This slideshow features some gorgeous art from the hugely talented and, in my opinion, little appreciated Dr Seuss. Really, I know his work is still in demand and all but how often do we pause to think of him as the gifted and surprising artist he was? I always adored his books and the pictures really fed into my imagination and created a world of wonder and delight. Book illustrations contribute so much toward the finished article yet they are almost an overlooked resource. For all the illustrators out there, here’s looking at you, kid.
More here: http://www.drseussart.com/gallery/
Happy Birthday to Chris Van Allsburg who was born on this day in 1949. Chris is an American author and illustrator of children’s books including Jumanji and The Polar Express, both of which won him the Caldecott Medal, and Zathura.
“His books often depict fantastic, uncontrolled events and utilize sometimes brutal irony. Van Allsburg breaks out of the comfortable world of children literature to explore the darker side of human nature. For example, his book The Sweetest Fig is about a selfish man who is suddenly given the opportunity to make his wildest dreams come true. His greed is eventually his downfall. This is not an unusual moral for a story in children books, but Van Allsburg’s chilling characterization of the man brings a frightening tone to the narrative.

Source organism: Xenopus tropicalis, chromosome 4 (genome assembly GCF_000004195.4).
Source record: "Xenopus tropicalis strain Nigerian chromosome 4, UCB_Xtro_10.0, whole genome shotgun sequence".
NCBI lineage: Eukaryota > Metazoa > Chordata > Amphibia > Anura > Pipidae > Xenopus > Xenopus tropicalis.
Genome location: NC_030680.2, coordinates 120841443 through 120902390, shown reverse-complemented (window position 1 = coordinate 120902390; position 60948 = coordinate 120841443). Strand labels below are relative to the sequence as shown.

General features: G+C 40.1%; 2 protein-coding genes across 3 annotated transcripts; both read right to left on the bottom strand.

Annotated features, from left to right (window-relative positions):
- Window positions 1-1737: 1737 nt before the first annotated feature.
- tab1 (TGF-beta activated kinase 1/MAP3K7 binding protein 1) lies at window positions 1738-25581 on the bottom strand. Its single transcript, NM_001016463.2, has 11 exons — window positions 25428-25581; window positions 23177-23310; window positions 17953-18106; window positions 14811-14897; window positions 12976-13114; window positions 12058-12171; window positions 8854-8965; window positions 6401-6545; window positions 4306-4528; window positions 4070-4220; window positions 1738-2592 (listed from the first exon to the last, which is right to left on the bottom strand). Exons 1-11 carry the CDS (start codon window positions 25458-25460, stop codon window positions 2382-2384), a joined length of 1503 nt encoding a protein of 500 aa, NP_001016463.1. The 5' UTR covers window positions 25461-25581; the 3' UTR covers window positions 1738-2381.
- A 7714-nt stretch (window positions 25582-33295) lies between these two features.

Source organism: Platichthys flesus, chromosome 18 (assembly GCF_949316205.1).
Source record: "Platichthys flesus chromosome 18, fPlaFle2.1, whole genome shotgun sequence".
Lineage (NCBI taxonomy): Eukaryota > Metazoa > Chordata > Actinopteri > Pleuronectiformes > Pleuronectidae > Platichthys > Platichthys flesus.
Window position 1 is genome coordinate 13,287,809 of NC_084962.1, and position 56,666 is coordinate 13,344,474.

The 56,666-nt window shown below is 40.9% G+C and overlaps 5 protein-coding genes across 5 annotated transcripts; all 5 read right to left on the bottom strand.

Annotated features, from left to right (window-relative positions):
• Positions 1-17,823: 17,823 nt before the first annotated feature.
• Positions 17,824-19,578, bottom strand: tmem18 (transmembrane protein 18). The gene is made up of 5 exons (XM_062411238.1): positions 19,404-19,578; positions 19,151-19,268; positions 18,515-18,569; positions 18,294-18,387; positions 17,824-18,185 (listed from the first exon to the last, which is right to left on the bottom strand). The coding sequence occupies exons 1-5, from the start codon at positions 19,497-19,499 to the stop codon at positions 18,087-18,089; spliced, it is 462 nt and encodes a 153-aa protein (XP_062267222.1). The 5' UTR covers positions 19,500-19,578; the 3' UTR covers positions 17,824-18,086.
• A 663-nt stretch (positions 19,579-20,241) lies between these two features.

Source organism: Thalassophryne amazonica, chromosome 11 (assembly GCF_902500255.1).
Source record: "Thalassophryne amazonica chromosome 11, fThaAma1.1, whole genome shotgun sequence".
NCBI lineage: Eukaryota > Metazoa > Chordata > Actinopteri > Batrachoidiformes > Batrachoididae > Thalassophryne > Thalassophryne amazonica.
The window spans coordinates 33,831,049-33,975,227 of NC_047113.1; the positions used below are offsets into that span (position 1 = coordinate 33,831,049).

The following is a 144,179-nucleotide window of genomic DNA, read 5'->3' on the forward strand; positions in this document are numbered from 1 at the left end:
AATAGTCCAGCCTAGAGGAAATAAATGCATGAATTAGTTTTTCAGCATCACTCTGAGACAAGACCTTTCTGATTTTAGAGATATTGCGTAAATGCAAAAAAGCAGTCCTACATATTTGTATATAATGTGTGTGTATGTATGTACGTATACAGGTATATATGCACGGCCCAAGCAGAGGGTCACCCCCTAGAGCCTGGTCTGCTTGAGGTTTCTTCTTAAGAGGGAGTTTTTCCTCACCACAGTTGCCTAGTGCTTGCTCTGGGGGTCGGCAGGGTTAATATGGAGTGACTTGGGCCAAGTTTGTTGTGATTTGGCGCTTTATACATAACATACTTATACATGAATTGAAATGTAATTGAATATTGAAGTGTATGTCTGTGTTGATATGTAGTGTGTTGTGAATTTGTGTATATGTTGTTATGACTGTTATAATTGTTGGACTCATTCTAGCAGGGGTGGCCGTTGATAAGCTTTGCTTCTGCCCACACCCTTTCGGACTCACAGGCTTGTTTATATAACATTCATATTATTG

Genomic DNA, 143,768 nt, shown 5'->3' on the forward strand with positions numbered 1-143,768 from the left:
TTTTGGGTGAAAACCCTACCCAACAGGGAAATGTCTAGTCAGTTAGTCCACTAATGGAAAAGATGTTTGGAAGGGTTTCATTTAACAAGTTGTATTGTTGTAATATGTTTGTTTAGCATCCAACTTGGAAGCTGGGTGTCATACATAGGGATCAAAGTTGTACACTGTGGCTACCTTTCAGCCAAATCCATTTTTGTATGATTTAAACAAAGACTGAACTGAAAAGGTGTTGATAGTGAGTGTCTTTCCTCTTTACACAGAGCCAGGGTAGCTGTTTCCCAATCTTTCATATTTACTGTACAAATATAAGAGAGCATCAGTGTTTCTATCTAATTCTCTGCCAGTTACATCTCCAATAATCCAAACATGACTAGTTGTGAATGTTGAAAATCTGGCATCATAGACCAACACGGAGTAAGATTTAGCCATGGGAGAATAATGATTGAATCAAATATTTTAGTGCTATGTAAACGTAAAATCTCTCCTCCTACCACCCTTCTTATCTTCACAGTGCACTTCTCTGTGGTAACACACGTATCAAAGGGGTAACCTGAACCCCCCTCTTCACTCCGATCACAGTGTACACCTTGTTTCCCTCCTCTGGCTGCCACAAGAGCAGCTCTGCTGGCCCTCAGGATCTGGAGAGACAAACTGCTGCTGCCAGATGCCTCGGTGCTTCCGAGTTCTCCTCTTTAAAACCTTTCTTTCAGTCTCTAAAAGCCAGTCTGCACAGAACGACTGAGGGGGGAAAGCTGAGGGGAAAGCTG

The Mysteries of Harris Burdick, a collection of images on one side, and one sentence on the other (meant to be ‘recovered pages’ of longer books) continues the themes of darker undertones and was the inspiration for the short story “The House on Maple Street” by author Stephen King, in his collection: Nightmares & Dreamscapes.
The Wretched Stone, in which a ship’s crew is mesmerized and corrupted by the titular rock, is an allegorical tale about the negative impact of television” Source: Wikipedia.
“Balbus was assisting his mother-in-law to convince the dragon” by A. B. Frost.
This illustration comes from Eligible Apartments, the second of Lewis Carroll’s ‘knots’ (mathematical problems which apparently much keener brains than mine consider fun to unravel). These knots (or short stories) form a larger piece entitled A Tangled Tale which was published serially between April 1880 and March 1885. Readers would write in with their suggested answers and in later issues Carroll gave the solution to each knot and discussed readers’ answers. Carroll described these works thus:
The writer’s intention was to embody in each Knot (like medicine so dexterously, but ineffectually, concealed in the jam of our early childhood) one or more mathematical questions — in Arithmetic, Algebra, or Geometry, as the case might be — for the amusement, and possible edification, of the fair readers of that magazine.
The artist: Arthur Burdett Frost (January 17, 1851 – June 22, 1928), was an early American illustrator, graphic artist, comics writer and well known painter. Frost is considered one of the great illustrators in the “Golden Age of American Illustration”, illustrating over 90 books and producing hundreds of paintings. Frost married another artist, illustrator Emily Louise Phillips, in 1883 and from 1906 until May 1914, Frost and his family lived in France, attracted by the Impressionist movement. Source: Wikipedia.
If you want to read knot II, from which this illustration comes, you can do so here: